doing what it is supposed to do?

stats:
(with IMA mode, bloatcheck):
function old new delta
resize_main - 220 +220
.rodata 174048 174096 +48
static.check_mntent_file 760 776 +16
static.e2fsck_pass1 7804 7816 +12
evaltreenr 623 633 +10
evaltree 623 633 +10
static.add_interface 300 302 +2
static.qrealloc 45 44 -1
static.glob3 37 35 -2
busybox_main 472 470 -2
static.popstring 150 147 -3
static.parse_opts 61 56 -5
static.diffreg 2945 2938 -7
static.new_init_module 505 497 -8
ext2fs_open_inode_scan 403 391 -12
ed_main 3348 3323 -25
------------------------------------------------------------------------------
(add/remove: 1/0 grow/shrink: 6/9 up/down: 318/-65) Total: 253 bytes

(IMA, size)
$ size busybox_old busybox
text data bss dec hex filename
823938 6436 239444 1069818 1052fa busybox_old
824224 6440 239444 1070108 10541c busybox


(legacy, size)
$ size console-tools/resize.o
text data bss dec hex filename
254 0 0 254 fe console-tools/resize.o

-------------- next part --------------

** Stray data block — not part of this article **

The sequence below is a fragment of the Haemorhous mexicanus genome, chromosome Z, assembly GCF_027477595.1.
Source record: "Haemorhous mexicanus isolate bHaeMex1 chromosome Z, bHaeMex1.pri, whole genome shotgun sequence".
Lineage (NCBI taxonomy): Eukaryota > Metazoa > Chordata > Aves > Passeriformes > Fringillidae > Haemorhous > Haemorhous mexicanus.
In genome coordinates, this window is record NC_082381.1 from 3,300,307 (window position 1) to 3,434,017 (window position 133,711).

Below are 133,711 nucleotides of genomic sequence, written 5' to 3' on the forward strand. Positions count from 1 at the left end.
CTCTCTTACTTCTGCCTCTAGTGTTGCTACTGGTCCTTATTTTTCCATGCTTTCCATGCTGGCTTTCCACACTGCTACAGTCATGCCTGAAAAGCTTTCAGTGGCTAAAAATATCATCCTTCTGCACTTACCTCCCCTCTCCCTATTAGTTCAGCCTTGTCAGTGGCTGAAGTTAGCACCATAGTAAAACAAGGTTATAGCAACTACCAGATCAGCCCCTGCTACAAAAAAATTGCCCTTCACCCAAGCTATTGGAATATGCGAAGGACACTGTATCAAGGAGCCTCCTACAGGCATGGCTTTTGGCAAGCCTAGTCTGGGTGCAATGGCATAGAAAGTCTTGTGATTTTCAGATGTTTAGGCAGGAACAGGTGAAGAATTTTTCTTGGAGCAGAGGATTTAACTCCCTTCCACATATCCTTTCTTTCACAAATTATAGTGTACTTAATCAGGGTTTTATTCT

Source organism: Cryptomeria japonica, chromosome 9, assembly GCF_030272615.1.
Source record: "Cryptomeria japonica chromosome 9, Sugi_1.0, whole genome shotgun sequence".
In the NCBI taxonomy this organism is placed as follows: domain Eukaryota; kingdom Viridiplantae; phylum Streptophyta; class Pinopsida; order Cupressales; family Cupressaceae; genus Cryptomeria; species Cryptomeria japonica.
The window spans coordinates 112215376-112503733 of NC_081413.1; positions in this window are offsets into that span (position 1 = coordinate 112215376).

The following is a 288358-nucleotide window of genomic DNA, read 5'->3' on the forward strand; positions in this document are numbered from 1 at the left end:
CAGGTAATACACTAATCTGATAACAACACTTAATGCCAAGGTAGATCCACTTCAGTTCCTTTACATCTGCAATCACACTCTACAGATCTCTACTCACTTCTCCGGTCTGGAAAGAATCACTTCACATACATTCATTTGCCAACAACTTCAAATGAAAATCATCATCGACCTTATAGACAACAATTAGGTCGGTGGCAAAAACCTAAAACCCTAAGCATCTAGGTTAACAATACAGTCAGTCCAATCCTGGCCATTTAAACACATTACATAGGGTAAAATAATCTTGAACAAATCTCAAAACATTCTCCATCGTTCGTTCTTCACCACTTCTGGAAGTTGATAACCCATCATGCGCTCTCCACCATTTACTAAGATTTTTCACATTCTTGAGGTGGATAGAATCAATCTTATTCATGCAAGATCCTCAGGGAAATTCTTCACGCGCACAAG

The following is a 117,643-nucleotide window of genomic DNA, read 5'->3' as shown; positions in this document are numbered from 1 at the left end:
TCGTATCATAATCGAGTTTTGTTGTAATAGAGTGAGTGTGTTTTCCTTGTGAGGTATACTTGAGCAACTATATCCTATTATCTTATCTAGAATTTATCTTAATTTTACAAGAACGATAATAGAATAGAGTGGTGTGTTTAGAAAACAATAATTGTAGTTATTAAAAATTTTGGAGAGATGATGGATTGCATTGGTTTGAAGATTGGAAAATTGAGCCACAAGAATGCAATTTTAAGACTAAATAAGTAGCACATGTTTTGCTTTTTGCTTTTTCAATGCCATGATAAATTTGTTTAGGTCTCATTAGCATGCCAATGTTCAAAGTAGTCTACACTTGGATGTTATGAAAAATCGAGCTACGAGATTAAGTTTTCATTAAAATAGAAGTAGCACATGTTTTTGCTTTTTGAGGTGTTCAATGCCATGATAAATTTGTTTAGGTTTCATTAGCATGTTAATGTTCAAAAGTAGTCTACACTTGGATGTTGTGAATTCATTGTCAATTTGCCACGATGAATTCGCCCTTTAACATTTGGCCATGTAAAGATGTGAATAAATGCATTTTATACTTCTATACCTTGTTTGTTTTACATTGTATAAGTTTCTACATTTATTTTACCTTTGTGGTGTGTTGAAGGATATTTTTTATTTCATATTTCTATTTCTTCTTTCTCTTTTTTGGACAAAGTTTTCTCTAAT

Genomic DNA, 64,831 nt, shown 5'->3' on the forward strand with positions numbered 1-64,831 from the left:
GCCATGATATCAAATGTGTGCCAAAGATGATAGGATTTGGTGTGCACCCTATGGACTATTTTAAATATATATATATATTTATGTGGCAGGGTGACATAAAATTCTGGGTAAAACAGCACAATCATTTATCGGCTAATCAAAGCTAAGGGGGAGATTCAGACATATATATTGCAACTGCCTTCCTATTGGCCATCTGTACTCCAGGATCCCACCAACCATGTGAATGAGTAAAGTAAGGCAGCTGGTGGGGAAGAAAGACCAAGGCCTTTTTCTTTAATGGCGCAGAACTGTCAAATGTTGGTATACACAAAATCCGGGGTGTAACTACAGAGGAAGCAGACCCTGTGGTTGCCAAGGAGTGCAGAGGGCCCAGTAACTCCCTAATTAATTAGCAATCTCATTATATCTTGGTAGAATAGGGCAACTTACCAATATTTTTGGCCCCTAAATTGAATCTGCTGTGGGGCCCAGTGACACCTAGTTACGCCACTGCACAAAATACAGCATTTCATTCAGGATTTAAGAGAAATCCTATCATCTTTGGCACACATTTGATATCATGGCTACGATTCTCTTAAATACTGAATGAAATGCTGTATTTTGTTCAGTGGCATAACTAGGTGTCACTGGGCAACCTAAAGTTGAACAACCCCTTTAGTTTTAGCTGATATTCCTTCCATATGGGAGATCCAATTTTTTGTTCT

Index: console-tools/Config.in
===================================================================
--- console-tools/Config.in (revision 16161)
+++ console-tools/Config.in (working copy)
@@ -58,6 +58,13 @@ config CONFIG_RESET
This program is used to reset the terminal screen, if it
gets messed up.

+config CONFIG_RESIZE
+ bool "resize"
+ default n
+ help
+ This program is used to (re)set the width and height of your current
+ terminal.
+
config CONFIG_SETCONSOLE
bool "setconsole"
default n
Index: console-tools/Makefile.in
===================================================================
--- console-tools/Makefile.in (revision 16161)
+++ console-tools/Makefile.in (working copy)
@@ -20,6 +20,7 @@ CONSOLETOOLS-$(CONFIG_LOADFONT) += loadf
CONSOLETOOLS-$(CONFIG_LOADKMAP) += loadkmap.o
CONSOLETOOLS-$(CONFIG_OPENVT) += openvt.o
CONSOLETOOLS-$(CONFIG_RESET) += reset.o